I am very proud that the Oakley City Council voted unanimously against a fee increase on city owned parcels and essentially told an unelected board from San Francisco “no way”. Although the votes will likely not change the overall countywide election and its symbolic, it’s a nice message to send to Oakley residents.
Mayor Kevin Romick’s quote in the Contra Costa Times is absolutely correct that sometimes you have to stand up to the unelected bureaucrats who come up with ideas that handicap city budgets.
I will keep my conspiracy theories to myself about how the City staff was able to vote (see staff report) on behalf of the city or why this had to be a special meeting. In the end, the proper action (see video: 36 minutes) was taken and that is all that matters.
Kudos to the City Council!
Special Meeting Recap
Montgomery stated during the meeting that he voted on behalf of the city, but there is time to retract those votes based on the council’s wishes. He explained that other cities had staff vote on their behalf, some cities votes yes, some voted no while Antioch did an interesting thing and did not vote in order to let the parcel owners decide.
“The City is anxious to find new revenue,” stated Montgomery in reference to be able to pay for compliance of this legislation. In Montgomery’s defense, the language is large enough to be a book.
Montgomery explained to the council there are 30-40 parcels in Oakley but that some did not meet the qualifications and were not subject to the fee. He then stated that their votes on the parcels would likely not sway the overall vote.
“What does this return to source do? What does it exactly bring to Oakley?” asked Councilman Jim Frazier.
City Engineer Jason Vogan explained that it is essentially requirement after requirement as part of the legislation. It increases documentation and inspections, capturing trash, new development controls, track treatment flow as a few examples. He went onto further explain this legislation is not perfect, its complex and we find things out as we go.
He continued to state that the $800,000 to run the program is just an estimate and it could be more and will be more in the future because of the increases. The city is not told how to spend the revenue, but that it must comply. Failure to comply is a $10,000 + fee fine per day.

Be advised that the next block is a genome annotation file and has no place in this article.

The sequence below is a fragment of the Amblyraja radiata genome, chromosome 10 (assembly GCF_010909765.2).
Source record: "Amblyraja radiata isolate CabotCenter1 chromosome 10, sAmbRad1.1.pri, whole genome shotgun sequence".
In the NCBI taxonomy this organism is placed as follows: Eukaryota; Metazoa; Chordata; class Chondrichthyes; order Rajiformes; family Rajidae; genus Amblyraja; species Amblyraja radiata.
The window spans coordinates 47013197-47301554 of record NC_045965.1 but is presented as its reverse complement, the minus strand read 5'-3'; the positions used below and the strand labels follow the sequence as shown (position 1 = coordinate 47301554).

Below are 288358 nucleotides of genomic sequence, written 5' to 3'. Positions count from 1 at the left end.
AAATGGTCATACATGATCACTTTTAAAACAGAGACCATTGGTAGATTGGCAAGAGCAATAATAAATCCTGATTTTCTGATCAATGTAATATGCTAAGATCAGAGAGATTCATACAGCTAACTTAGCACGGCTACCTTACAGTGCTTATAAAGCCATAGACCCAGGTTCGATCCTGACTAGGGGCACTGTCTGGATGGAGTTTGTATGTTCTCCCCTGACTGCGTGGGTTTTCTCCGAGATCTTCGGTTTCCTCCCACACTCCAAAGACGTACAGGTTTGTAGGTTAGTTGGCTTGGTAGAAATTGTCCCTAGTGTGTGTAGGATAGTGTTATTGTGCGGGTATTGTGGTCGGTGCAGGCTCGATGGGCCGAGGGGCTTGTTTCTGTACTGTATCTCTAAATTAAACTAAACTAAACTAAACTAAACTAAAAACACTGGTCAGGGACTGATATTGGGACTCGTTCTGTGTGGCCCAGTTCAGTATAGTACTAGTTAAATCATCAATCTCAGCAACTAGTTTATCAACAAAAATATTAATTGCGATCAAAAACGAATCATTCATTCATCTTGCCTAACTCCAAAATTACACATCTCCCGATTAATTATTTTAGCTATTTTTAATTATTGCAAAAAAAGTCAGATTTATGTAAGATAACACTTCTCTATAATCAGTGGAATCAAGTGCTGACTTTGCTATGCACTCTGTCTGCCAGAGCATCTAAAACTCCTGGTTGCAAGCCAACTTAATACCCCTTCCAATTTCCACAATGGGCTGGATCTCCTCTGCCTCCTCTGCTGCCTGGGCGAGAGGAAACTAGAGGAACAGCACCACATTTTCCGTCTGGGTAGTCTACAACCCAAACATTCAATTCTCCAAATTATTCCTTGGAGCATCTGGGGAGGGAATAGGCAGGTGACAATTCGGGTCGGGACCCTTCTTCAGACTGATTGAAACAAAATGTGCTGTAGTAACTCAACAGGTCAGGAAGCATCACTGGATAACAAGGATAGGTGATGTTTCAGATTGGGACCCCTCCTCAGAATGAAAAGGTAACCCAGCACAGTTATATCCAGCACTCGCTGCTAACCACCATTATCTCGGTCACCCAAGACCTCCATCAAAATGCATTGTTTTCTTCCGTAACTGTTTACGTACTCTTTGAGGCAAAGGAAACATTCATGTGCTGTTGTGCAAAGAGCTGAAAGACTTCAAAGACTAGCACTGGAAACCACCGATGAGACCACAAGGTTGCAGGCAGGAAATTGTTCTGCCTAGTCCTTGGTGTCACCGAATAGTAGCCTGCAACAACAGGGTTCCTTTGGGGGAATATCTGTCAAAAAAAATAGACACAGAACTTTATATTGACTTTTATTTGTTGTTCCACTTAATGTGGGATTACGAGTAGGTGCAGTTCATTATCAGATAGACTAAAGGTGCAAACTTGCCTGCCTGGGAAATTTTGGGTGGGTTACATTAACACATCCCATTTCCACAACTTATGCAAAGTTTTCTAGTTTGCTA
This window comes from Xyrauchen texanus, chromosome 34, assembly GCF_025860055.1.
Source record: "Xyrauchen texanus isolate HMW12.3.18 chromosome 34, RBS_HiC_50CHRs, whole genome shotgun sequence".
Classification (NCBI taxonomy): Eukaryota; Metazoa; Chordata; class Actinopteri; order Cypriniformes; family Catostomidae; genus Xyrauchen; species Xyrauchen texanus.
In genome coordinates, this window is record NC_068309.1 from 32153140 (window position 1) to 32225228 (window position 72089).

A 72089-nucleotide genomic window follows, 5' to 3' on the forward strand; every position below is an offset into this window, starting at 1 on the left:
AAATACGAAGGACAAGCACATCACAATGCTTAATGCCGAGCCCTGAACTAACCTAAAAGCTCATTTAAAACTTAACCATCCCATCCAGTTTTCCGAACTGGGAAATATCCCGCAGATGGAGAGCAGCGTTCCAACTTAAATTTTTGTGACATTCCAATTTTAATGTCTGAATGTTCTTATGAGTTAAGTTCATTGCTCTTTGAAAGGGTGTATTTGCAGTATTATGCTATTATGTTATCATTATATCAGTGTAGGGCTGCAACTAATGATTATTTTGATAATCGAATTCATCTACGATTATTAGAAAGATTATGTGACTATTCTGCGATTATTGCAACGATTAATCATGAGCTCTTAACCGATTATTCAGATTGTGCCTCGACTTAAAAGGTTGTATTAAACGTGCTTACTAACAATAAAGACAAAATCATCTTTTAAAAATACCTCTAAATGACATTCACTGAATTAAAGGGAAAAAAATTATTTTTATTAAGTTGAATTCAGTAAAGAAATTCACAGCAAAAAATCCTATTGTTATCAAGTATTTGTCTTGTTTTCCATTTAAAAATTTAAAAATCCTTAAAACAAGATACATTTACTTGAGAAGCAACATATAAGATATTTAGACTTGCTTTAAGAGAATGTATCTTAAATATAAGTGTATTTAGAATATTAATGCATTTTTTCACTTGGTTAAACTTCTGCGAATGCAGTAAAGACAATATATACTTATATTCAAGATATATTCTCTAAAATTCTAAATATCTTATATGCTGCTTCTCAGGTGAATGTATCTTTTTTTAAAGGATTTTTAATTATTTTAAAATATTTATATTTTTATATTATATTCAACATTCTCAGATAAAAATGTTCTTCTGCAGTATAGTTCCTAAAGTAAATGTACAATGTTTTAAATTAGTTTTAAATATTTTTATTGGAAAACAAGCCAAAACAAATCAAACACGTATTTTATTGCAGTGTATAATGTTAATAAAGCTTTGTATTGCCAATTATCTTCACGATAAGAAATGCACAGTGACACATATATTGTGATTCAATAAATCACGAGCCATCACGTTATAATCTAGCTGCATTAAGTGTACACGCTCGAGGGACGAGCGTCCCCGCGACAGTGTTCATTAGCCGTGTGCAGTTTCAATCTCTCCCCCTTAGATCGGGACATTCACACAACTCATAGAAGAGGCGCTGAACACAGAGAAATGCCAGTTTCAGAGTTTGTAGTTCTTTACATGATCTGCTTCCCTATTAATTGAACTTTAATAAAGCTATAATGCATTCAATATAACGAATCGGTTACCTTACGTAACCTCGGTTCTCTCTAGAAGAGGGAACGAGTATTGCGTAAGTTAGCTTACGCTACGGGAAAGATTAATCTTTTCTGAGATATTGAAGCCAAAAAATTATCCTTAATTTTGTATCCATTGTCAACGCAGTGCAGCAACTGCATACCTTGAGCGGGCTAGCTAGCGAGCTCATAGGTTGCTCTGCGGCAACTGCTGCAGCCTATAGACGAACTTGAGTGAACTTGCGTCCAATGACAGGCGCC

“Sounds like it’s an administrative cost… and not doing anything for clean water. I’m not hearing any benefit,” said Frazier.
Mr. Vogan replied that there will be new careers and positions created by this. When asked if Oakley has the staff now, Mr. Montgomery explained that people will need to be hired—likely contracted out.
“This is additional staff time,” said Councilwoman Pat Anderson. “I hate unfunded mandates.”
She went onto say that she hated being told what to do and then figuring out how to pay for it but seemed okay with the outcome for clean water.
“This is for a good reason. I do believe the outcome is a good thing. We don’t know the true outcome and won’t know for at least three years. This is a leap of faith,” said Anderson.
Councilman Randy Pope took a nice stance explaining that he does not like unelected officials on boards making policy and passing regulations. He stated that it’s unconstitutional under California Law—probably the best statement of the afternoon! He urged the council to vote down this fee stating that he did not like this from the beginning to end.
Frazier and Pope appeared on the same page.
“This seems liked a double taxation. If estimate doesn’t work, it seems like we are on the hook for more,” explained Frazier. “We can’t in good faith say we need more but you may pay more later. We are not completing the goal of clean water, we are paying for reports. I want to see something accomplished.”
Vice Mayor Carol Rios brought up an excellent point asking whether or not this board of consultants in San Francisco can be contracted out as consultants on this program, claiming she “has a hunch”.
“It’s very possible. Within a year after serving on the board hey could serve,” explained Montgomery.
Rios requested that if this passes, we work with other cities to ensure as part of this program that no one on the board that was responsible for creating this program and fee would be allowed to consult on this program.
“A lot of this has to do with long term employment,” stated Rios.
Mayor Kevin Romick asked who pays for this shortfall we will soon experience in which Montgomery replied the general fund. Montgomery explained they are developing the budget now and should be available by May—at that point, this will be a line item every year going forward. For a couple of years, they project an annual cost of about $800k but it will soon increase.
Montgomery appeared to be urging the council to vote yes for the city parcels.
“We are at the greatest risk due to future development. We have to ensure we cross our T’s and dot our I’s, compared to other communities that are already developed,” explained Montgomery.
It was brought up by a number of council members that by spending general fund money on this program, it could impact public safety or other programs.
Mayor Romick explained that when he and Carol Rios went to the mayors meeting, that as the concern of every other city at the meeting that you are taking funds that pay police offers and other pogroms to do paperwork for this program.
Council voted 5-0 against “2012 Community Clean Water Initiative.”